United Nations, May 30 (UNI) UN officials marked the International Day of UN Peacekeepers by voicing gratitude for the work that blue helmets do every day in dangerous missions worldwide and mourning those who have fallen in service during the past six decades.
''Peacekeeping has developed into a flagship enterprise of our Organisation,'' Secretary-General Ban Ki-moon said in an official message to mark the Day yesterday, which celebrated the 60th anniversary of the establishment of the first UN peacekeeping mission.
More than 110,000 uniformed personnel from 115 countries currently serve in 20 operations around the world.
Mr Ban said he had observed first-hand in his travels over the past year the impact the military troops and police officers had in countries trying to rebuild after war.
''I have seen refugees returning home, children heading back to school, citizens once again secure under the rule of law. I have seen whole societies moving, with the help of the peacekeepers, from devastation to rejuvenation,'' the UN chief said.
The Secretary-General noted that peacekeepers perform an array of tasks well beyond any narrow definition of their job, including training police, supporting elections, building bridges, repairing schools, protecting women from sexual violence, disarming ex-combatants and helping flood victims.
''Thanks to their efforts, life-saving humanitarian assistance can be delivered and economic development can begin,'' Mr Ban said.
In his message, General Assembly President Srgjan Kerim lauded 'the professionalism, dedication and courage' of the peacekeepers.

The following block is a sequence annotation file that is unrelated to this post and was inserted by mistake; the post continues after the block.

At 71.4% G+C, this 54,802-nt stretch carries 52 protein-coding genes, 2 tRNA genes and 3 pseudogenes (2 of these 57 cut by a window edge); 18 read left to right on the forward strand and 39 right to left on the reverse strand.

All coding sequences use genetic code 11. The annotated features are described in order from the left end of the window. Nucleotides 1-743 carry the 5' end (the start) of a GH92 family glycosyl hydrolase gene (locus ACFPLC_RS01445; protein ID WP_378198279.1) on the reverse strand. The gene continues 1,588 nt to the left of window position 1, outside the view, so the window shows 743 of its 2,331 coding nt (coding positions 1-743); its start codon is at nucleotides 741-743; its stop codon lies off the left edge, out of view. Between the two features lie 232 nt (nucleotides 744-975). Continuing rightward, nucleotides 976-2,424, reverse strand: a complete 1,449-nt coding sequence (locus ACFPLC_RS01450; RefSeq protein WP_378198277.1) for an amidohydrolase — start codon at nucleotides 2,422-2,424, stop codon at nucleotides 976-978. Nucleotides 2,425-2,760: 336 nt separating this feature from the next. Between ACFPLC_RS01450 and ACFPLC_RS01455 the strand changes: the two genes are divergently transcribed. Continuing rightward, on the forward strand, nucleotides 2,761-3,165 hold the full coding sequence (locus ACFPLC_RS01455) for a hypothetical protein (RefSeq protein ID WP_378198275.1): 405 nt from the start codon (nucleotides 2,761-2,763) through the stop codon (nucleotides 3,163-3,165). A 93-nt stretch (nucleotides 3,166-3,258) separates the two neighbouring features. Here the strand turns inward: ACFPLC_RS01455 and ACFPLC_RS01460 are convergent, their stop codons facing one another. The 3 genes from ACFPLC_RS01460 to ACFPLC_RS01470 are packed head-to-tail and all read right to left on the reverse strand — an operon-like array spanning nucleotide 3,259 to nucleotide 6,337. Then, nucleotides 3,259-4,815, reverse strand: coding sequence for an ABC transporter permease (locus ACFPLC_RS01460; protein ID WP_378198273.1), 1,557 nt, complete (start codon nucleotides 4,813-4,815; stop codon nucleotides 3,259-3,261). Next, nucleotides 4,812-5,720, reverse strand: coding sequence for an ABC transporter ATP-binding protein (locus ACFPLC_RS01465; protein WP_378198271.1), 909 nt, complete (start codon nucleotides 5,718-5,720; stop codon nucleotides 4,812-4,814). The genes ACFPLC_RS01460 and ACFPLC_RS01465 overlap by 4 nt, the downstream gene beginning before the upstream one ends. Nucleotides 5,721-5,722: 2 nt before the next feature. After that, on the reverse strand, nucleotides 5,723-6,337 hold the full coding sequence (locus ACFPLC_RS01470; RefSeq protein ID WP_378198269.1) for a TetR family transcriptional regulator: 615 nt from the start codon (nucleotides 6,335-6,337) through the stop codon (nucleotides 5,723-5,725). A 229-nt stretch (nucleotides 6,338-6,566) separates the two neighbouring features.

He noted that the UN has recently approved the establishment of two new missions in Sudan's Darfur region and in the neighbouring countries of Chad and the Central African Republic.
Mr Kerim said the demands of UN peacekeeping had become so complex over the years that it was necessary last year to set up the new Department of Field Support.
''Our job in the General Assembly is to support the peacekeepers in political, financial and logistical aspects, so that they can get their jobs done on the ground,'' he said.
In a taped message, the UN Messenger of Peace and actor-director George Clooney said the world owed the peacekeepers a debt of gratitude for the work they do.
''These brave men and women go to places where few others will and risk their lives for peace. I am proud to continue my work with the UN to remind those in the United States and around the world that peace is not easy and, like war, must be waged,'' he said.
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